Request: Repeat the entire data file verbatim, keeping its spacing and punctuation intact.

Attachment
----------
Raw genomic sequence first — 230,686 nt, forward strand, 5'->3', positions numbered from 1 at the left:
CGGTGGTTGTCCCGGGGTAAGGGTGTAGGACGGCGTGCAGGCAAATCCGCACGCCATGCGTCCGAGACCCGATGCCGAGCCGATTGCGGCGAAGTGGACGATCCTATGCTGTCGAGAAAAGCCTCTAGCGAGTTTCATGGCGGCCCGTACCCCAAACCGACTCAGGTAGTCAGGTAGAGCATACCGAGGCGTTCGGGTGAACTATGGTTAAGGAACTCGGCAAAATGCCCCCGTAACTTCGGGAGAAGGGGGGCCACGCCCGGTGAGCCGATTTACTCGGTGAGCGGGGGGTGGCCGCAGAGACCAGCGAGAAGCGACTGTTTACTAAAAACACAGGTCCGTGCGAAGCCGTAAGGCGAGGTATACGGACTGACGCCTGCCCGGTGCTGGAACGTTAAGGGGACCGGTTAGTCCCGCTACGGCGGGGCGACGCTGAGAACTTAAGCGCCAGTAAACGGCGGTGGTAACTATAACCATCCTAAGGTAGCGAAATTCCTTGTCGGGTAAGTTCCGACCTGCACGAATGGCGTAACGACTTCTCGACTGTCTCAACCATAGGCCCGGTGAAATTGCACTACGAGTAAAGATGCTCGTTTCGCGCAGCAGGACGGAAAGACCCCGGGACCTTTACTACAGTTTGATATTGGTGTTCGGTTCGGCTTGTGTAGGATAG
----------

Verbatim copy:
Raw genomic sequence first — 230,686 nt, forward strand, 5'->3', positions numbered from 1 at the left:
CGGTGGTTGTCCCGGGGTAAGGGTGTAGGACGGCGTGCAGGCAAATCCGCACGCCATGCGTCCGAGACCCGATGCCGAGCCGATTGCGGCGAAGTGGACGATCCTATGCTGTCGAGAAAAGCCTCTAGCGAGTTTCATGGCGGCCCGTACCCCAAACCGACTCAGGTAGTCAGGTAGAGCATACCGAGGCGTTCGGGTGAACTATGGTTAAGGAACTCGGCAAAATGCCCCCGTAACTTCGGGAGAAGGGGGGCCACGCCCGGTGAGCCGATTTACTCGGTGAGCGGGGGGTGGCCGCAGAGACCAGCGAGAAGCGACTGTTTACTAAAAACACAGGTCCGTGCGAAGCCGTAAGGCGAGGTATACGGACTGACGCCTGCCCGGTGCTGGAACGTTAAGGGGACCGGTTAGTCCCGCTACGGCGGGGCGACGCTGAGAACTTAAGCGCCAGTAAACGGCGGTGGTAACTATAACCATCCTAAGGTAGCGAAATTCCTTGTCGGGTAAGTTCCGACCTGCACGAATGGCGTAACGACTTCTCGACTGTCTCAACCATAGGCCCGGTGAAATTGCACTACGAGTAAAGATGCTCGTTTCGCGCAGCAGGACGGAAAGACCCCGGGACCTTTACTACAGTTTGATATTGGTGTTCGGTTCGGCTTGTGTAGGATAG